Our bodies respond well to physical activity, so instead of suffering through jet lag symptoms – there are ways to try to overcome them in the best possible way.
In this article I will point out how exercise can help you combat the little devil that is jetlag. I’m not gonna make any certain conclusion on everyone’s behalf and tell you to go to the gym after a long-haul flight. With that said, there are indicators on physical activity being a helpful tool to combat jet lag faster.
What is jet lag?
If you’ve ever crossed several time zones during a long-haul flight, you will most likely have experienced symptoms of jet lag. No matter how frequent traveler you are, jet lag is a common problem that almost everyone deals with, some more than others.
Jet lag is what you experience when there’s a mismatch between your internal and external clocks. Your internal clock, the circadian rhythm, is a biological cycle regulated by sunlight, temperature, personal habits and the release of hormones that regulate your sleep/wake patterns.
How exercise can help you combat jetlag
When you Google “how to get rid of jet lag fast” you get a number of remedies that supposedly are going to help. If you want something natural, the chief among the many are exercise.
Several studies has shown that while exercise has little direct impact on your internal clock, it can increase the length and quality of your sleep during the adjustment period. This is because under normal circumstances, our circadian rhythm peak earlier in the day when we are most active.
By increasing your heart rate and respiration through exercise, your body will respond in much the same way – by peaking at times when it might otherwise be turning down. This can have a direct effect on how long or short your jet lag symptoms will last.
Should you go to the gym after a long-haul flight?
I will tell you that my reaction the first time I read about exercising after a long-haul flight, was not enthusiastic. But after experiencing enough daytime sleepiness and headaches after my long flights, I thought “why not try”. If it didn’t work, I would at least get a workout out of it.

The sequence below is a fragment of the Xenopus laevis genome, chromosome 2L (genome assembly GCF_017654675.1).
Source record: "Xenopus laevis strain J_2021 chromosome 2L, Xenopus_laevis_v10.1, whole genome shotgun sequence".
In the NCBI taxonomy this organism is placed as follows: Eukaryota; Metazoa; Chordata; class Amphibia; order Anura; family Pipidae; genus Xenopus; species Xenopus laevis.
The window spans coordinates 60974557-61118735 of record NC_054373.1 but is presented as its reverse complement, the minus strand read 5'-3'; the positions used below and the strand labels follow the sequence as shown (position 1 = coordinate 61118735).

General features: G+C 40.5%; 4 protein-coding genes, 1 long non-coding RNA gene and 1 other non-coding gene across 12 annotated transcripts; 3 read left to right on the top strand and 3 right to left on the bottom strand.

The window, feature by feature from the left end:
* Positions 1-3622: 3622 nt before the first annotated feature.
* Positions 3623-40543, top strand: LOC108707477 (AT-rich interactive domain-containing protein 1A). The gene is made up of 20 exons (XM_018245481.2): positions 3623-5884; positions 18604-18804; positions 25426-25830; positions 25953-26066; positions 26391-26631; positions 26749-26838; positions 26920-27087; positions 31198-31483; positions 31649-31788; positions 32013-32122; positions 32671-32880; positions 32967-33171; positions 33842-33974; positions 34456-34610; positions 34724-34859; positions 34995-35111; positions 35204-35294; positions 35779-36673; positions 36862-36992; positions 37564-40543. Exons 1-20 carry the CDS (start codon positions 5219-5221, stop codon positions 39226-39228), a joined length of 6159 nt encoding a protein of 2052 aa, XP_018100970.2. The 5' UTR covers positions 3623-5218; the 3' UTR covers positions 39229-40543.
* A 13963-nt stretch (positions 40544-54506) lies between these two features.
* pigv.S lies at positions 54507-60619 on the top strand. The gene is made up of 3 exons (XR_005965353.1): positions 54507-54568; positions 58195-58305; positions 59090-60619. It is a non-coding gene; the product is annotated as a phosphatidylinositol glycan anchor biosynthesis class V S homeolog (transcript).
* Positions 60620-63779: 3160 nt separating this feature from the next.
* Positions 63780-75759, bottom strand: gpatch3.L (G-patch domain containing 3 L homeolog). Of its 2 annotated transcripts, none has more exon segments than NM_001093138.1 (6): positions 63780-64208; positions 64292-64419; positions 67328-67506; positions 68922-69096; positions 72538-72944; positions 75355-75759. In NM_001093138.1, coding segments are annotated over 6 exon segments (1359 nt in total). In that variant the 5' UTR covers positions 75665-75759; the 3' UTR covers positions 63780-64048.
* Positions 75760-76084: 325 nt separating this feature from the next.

You don’t need a high-intensity workout session, in fact most experts would advice you to do light to moderate exercises like yoga or jogging. Since long-haul flights tend to leave you dehydrated, the last thing you want to do is sweat out whatever water reserves you have left.
Speaking of things to avoid – exercise late at night. This will make it harder to decompress if you’re jet lagged and may only increase the risk of insomnia.
Note: the aim of exercise after a long-haul flight is to combat the rigors of jet lag, not to reset your biological clock.
During my workout
I chose a moderate cardio session for 30 minutes. Since I tried this exercise-after-a-long-haul-flight-experiment when visiting New York in November – outdoor jogging was not appealing in the sneaking cold. But outdoor exercise will up the chances even more of combating jet lag faster, since you also get the light and temperature which releases endorphins, dopamine and serotonin.
During workout I got a high heart rate pretty fast, and it was struggling to motivate myself. But I really believed this could have an impact, so my belief on the effect was higher than the desire to give up. The first 15 minutes seemed unbearable, my body was not quite there yet, but the last part felt good and energizing. I think the key here is to get over the worst, which always is the beginning.
After my workout I felt energized and slept really well the first night. Only felt the jet lag symptoms the first day, but it was not unmanageable. I woke up a little early and felt sleepy maybe two hours before usual, but that was back to normal the third day. Also, I didn’t feel as much fluid retention in the body as usual after a long-haul flight. It felt like I got my feeling of hunger back to normal, almost reset in a way.
The best medicine for jet lag
Exercise is only one part of the strategy to combat jet lag. It’s equally essential to think of your diet before, during and after a long-haul flight, hydration during flight and light exposure, to mention some. We are all different and may not have the same reaction to certain factors, so you have to figure out what’s best for you.
Something to have in mind; traveling east is more difficult because it extends the daylight hours upon arrival. That makes it harder to stay awake until dark or asleep until sunrise. When you travel west you lose daylight hours, so you can more easily adjust to the sleep patterns.
Worth acknowledging when you choose your flight time to your next destination.